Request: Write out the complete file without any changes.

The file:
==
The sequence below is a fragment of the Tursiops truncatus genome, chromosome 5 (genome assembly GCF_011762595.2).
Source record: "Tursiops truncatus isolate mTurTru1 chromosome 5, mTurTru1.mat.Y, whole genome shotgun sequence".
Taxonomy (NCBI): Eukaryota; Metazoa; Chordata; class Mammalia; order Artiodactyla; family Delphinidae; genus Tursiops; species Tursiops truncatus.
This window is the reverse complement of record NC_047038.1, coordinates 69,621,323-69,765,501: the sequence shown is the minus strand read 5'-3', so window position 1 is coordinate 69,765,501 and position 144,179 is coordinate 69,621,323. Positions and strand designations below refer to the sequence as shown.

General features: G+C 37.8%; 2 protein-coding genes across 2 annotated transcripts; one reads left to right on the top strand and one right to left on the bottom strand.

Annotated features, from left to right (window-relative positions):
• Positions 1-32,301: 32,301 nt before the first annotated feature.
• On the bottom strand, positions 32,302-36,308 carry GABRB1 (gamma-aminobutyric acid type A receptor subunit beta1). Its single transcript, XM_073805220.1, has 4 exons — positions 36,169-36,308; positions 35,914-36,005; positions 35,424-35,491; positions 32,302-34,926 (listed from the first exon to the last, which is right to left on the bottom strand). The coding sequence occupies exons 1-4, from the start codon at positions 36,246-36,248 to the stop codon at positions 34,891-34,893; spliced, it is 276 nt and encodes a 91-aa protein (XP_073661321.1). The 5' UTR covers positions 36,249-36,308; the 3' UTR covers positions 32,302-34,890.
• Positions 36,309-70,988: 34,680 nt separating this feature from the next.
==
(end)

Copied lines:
The sequence below is a fragment of the Tursiops truncatus genome, chromosome 5 (genome assembly GCF_011762595.2).
Source record: "Tursiops truncatus isolate mTurTru1 chromosome 5, mTurTru1.mat.Y, whole genome shotgun sequence".
Taxonomy (NCBI): Eukaryota; Metazoa; Chordata; class Mammalia; order Artiodactyla; family Delphinidae; genus Tursiops; species Tursiops truncatus.
This window is the reverse complement of record NC_047038.1, coordinates 69,621,323-69,765,501: the sequence shown is the minus strand read 5'-3', so window position 1 is coordinate 69,765,501 and position 144,179 is coordinate 69,621,323. Positions and strand designations below refer to the sequence as shown.

General features: G+C 37.8%; 2 protein-coding genes across 2 annotated transcripts; one reads left to right on the top strand and one right to left on the bottom strand.

Annotated features, from left to right (window-relative positions):
• Positions 1-32,301: 32,301 nt before the first annotated feature.
• On the bottom strand, positions 32,302-36,308 carry GABRB1 (gamma-aminobutyric acid type A receptor subunit beta1). Its single transcript, XM_073805220.1, has 4 exons — positions 36,169-36,308; positions 35,914-36,005; positions 35,424-35,491; positions 32,302-34,926 (listed from the first exon to the last, which is right to left on the bottom strand). The coding sequence occupies exons 1-4, from the start codon at positions 36,246-36,248 to the stop codon at positions 34,891-34,893; spliced, it is 276 nt and encodes a 91-aa protein (XP_073661321.1). The 5' UTR covers positions 36,249-36,308; the 3' UTR covers positions 32,302-34,890.
• Positions 36,309-70,988: 34,680 nt separating this feature from the next.